A widely shared NY Times story that ran this week was published in response to CNN’s Being13, which highlighted how young teens are impacted by social media. Called “Seven Ways Parents Can Help 13-Year-Olds Start Their Social Media Lives Right,” the article included advice from Marion Underwood, dean of graduate studies in the School of Behavioral and Brain Sciences at the University of Texas at Dallas and a co-author of the Being 13 report.
Among her suggestions, Dr. Underwood encouraged parents to have their kids start with Instagram instead of Facebook. Calling the photo-sharing site a benign, simpler service, she said most users abide by the site’s unwritten etiquette.
But do others agree with her assessment? Not so much. Rachel Simmons, author, educator and co-founder of Girls Leadership says that Instagram’s simple/sleek design can be deceiving. In an article for Time magazine, Simmons says, “Look more closely, and you find the Rosetta Stone of girl angst: a way for tweens and teens to find out what their peers really think of them (Was that comment about my dress a joke or did she mean it?), who likes you (Why wasn’t I included in that picture?), even how many people like them (if you post and get too few likes, you might feel “Instashame,” as one young woman calls it).”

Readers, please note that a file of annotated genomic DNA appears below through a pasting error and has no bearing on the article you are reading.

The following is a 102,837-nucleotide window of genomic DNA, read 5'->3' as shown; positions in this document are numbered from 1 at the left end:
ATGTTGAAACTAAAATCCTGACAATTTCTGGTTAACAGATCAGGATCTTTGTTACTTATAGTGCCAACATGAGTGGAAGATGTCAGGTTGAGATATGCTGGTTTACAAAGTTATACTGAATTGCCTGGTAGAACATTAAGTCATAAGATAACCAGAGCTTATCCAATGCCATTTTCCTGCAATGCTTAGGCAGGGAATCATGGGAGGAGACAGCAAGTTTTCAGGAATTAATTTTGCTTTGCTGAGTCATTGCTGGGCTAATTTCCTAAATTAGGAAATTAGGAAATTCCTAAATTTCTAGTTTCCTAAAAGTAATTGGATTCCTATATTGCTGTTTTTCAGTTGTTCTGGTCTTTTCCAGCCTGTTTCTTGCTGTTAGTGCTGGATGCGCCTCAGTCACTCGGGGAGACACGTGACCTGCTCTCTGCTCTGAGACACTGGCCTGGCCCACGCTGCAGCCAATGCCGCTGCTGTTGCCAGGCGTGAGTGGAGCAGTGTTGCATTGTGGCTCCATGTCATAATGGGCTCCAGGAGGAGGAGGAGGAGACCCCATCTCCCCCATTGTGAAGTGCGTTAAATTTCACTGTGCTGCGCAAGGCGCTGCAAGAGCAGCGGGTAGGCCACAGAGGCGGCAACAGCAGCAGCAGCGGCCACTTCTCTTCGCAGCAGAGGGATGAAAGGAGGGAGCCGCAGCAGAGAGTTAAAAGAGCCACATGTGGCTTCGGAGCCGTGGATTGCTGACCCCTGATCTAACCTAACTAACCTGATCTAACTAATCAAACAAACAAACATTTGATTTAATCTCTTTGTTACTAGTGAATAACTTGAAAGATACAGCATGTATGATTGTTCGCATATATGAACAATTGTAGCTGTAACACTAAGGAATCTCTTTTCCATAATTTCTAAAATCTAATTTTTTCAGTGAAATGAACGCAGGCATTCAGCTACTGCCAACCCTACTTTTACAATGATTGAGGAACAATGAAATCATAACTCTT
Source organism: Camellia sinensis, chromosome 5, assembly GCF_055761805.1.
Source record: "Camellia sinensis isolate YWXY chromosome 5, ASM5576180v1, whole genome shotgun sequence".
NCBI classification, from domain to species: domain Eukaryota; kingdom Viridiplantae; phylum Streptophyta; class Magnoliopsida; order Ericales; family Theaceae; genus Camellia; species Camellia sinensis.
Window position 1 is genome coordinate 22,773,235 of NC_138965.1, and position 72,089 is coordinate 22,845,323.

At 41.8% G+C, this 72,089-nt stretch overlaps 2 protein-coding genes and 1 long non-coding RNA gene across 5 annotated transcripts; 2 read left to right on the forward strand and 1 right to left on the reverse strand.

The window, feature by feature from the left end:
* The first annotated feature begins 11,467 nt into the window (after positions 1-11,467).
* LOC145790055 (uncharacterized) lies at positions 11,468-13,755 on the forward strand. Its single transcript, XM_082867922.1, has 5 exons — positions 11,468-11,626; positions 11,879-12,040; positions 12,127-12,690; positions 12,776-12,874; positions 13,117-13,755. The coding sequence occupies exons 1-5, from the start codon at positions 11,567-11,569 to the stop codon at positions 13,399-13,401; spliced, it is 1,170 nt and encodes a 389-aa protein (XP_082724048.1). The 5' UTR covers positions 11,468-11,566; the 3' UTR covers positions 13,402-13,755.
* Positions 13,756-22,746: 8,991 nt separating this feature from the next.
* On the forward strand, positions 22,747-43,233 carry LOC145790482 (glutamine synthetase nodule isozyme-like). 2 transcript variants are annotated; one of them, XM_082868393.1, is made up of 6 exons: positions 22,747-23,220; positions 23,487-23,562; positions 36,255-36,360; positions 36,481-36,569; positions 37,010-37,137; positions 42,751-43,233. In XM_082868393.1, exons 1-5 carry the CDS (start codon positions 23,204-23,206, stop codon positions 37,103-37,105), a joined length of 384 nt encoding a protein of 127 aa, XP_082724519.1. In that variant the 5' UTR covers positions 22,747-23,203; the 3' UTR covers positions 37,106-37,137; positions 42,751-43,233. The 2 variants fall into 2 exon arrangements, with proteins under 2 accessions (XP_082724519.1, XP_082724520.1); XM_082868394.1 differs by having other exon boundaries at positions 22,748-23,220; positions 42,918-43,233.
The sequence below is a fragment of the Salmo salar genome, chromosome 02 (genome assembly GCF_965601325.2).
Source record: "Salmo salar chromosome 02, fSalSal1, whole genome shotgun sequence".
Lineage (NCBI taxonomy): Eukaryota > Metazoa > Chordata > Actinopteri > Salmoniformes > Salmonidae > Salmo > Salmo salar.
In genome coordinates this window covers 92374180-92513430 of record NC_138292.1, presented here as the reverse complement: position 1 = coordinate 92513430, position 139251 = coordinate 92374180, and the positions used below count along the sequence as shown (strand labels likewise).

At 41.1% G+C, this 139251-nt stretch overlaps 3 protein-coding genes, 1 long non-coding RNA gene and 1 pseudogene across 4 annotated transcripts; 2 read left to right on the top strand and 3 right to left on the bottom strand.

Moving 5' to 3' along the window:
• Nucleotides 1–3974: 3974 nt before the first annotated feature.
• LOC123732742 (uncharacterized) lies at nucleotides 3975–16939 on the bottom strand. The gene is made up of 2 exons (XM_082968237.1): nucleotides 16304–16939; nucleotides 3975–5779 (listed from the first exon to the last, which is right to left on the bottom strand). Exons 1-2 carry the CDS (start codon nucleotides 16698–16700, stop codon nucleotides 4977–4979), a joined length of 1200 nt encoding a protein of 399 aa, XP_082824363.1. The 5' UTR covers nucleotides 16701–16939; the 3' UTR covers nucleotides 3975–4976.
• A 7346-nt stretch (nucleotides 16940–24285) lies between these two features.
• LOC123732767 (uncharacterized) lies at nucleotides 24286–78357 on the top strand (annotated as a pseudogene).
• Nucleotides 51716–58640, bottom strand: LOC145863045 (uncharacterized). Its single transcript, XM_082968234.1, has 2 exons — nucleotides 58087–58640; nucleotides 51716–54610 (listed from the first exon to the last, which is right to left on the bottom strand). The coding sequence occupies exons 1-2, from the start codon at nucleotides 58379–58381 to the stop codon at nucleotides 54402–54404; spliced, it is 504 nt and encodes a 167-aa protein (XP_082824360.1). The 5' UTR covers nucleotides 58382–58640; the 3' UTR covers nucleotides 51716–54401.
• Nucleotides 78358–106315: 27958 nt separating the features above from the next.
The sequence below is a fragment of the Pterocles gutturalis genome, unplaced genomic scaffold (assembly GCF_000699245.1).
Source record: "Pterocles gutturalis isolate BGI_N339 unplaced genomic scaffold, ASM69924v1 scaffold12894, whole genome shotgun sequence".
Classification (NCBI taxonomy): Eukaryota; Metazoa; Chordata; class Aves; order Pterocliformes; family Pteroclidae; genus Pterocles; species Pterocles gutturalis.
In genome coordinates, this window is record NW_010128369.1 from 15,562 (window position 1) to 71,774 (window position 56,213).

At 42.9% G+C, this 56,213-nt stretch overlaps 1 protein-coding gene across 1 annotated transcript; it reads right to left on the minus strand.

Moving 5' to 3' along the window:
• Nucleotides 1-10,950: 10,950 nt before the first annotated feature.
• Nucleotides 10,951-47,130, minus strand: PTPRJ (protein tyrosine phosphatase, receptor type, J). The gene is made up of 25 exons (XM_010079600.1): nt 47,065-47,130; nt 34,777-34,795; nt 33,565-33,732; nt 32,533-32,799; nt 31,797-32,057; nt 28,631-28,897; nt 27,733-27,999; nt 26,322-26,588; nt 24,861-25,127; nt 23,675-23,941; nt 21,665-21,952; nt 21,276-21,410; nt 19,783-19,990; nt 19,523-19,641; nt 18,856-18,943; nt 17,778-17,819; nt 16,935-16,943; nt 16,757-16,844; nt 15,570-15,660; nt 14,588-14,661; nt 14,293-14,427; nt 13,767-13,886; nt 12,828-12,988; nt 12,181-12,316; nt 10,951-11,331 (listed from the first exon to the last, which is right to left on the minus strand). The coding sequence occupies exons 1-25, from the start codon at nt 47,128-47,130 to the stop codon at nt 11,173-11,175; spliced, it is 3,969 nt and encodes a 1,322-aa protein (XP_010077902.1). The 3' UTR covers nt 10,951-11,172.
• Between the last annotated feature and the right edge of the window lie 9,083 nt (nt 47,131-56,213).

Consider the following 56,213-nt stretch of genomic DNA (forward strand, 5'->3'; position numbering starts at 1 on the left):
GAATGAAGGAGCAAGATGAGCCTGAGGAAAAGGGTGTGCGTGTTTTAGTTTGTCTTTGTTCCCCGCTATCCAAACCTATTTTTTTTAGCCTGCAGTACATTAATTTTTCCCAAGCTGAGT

Jocelyn Brewer, a psychologist and creator of Digital Nutrition, a framework for developing and maintaining a healthy relationship with your technological world, says that trying to figure out which platform offers the best entry point into the world of social media is futile at best: “Attempting to categorise social media sites into good or bad or better and worse is simplistic and ignores the nuances of digital youth cultures and how the sites can get used by different groups for different purposes. If the intention of someone is to be mean/nasty/rude etc, the platform they choose is irrelevant to that intention.”